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Court sketches get art gallery treatment at Moynihan courthouse

Exhibition will showcase 118 works from a trio of artists.

At the Pizza Connection trial on Nov. 25,

At the Pizza Connection trial on Nov. 25, 1985, Judge Pierre Leval, with a case of laryngitis, had to hold up signs indicating his rulings. Here he holds up a a response to an objection: "Overruled." Photo Credit: Aggie Kenny

A federal courthouse in lower Manhattan will become the city's newest art gallery this week, with an expansive exhibition of courtroom art.

Starting Thursday, "History Through Art — An Exhibition of 35 Years of Courtroom Art," will feature 118 images from three longtime courtroom artists, displayed in the Daniel Patrick Moynihan U.S. Courthouse at 500 Pearl St.

Federal courts largely remain the last bastion of justice that prohibit photography and video coverage of trials, making the half-dozen remaining courtroom artists in the metropolitan area the sole visual stewards of federal court proceedings.

Elizabeth Williams is among the court artists featured in the exhibition. She originally trained as a fashion illustrator during the 1980s in Los Angeles. When she found it difficult to survive in the Hollywood art scene, a teacher suggested she look into courtroom illustration.

“That’s when the television news business was burgeoning,” Williams recalled, noting she was the first artist to sketch for a business cable startup, CNBC. “The television business is an image-driven media and they needed images of trials to tell their story."

Jane Rosenberg, whose art will also be on display, started out practicing at night court in Manhattan Criminal Court.

"My first arraignment was the Craig Crimmins murder trial," said Rosenberg, referring to the stagehand who murdered a violinist at the Metropolitan Opera in a 1980 case which came to be known as the "Murder at the Met” and soon galvanized the city’s attention.

At the beginning of Crimmins's arraignment, a court officer brought Rosenberg into the jury box, where she joined two other artists.  

“When I was done, I called a new startup, CNN, and they said they had someone there. So I called Channel 4 and they said, ‘come in, let’s see what you’ve got.’

“They used it. I went home and watched it on my little black-and-white TV," she continued. "I called my parents and said, ‘I’m on TV!’”

Court art dates back many centuries. A 1976 Syracuse University exhibition suggests the earliest known example of courtroom illustration dates back to 1586 when Mary, Queen of Scots, was tried for plotting the assassination of Queen Elizabeth I.

Early examples of American court art depict the 1865 trial of conspirators in Abraham Lincoln’s assassination and Andrew Johnson’s impeachment trial in 1868.

In the 1960s, as news began filling a bigger portion of the television day, more content was needed and crime stories were always in vogue.

Longtime artists have said that the greatest demand for court illustrations was between 1964 and 1994. For example, when General William Westmoreland sued CBS for libel in 1982, 17 court artists filled the federal courtroom to sketch the proceedings.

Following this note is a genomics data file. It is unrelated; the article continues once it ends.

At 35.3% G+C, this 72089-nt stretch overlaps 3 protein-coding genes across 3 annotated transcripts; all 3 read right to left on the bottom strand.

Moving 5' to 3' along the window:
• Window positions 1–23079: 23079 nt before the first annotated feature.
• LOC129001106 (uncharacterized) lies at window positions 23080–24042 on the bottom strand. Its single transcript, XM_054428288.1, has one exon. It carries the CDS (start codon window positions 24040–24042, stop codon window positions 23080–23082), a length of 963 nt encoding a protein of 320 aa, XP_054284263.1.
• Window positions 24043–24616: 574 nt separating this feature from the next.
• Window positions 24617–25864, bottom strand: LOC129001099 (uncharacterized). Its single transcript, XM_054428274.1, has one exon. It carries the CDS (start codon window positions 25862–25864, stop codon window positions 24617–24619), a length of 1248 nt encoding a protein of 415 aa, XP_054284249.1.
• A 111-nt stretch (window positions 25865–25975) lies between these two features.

“There was this great wealth of courtroom artists and drawings,” Williams said. “The television news business was the unwitting patron of courtroom art.”

Aggie Kenny, whose artwork will also be on display, sketched her first trial in 1970 when Newark Mayor Hugh Addonizio stood trial for extortion. She also sketched the 1988 Washington, D.C. trial of Marine Lt. Colonel Oliver North in the Iran-Contra affair.

“I think an artist has an advantage to really look at someone and depict accurately what’s happening in that moment. We are not in competition with photographers but I think we have an ability to focus on individual moments,” Kenny said.

Colleen McMahon, the chief U.S. district judge for the southern district of New York, has a personal connection to court artistry.

“My very first court art was done by my daughter when she was 12 years old and visited me in state court,” McMahon said.

“The court artists are very professional,” she continued. “They’re very unobtrusive and they do lovely work."

In addition to the usual lineup of criminals, terrorists, lawsuits and the occasional Statue of Liberty climber, the list of those who have appeared in federal court in Manhattan could just as easily be found on the society, entertainment or gossip pages: John Gotti Jr., Congressman Anthony Weiner, hotel “Queen of Mean” Leona Helmsley, Ponzi schemer Bernie Madoff, household doyenne Martha Stewart, New England Patriots quarterback Tom Brady, Rolling Stone Mick Jagger, former Assembly Speaker Sheldon Silver, former Senate Majority Leader Dean Skelos, and most recently, Donald Trump’s former lawyer Michael Cohen.

“I think this particular exhibit, which has been beautifully curated, is a real celebration of this court,” McMahon said. “One of the things I’m very happy about is that no effort was made to limit it to the 10 trials you would most likely remember from the last 20, 50, 80 years. This is going to be the definitive compendium of the bench of this court at work in the setting where we do our job.”

The exhibition is free and open to the public during court hours. Viewers will have the chance to totally immerse themselves in the art because all phones and other electronics must be checked at the door.

If you go

"History Through Art — An Exhibition of 35 Years of Courtroom Art" is at Moynihan U.S. Courthouse, 500 Pearl St., lobby Monday-Friday, 8:30 a.m.-5 p.m., FREE


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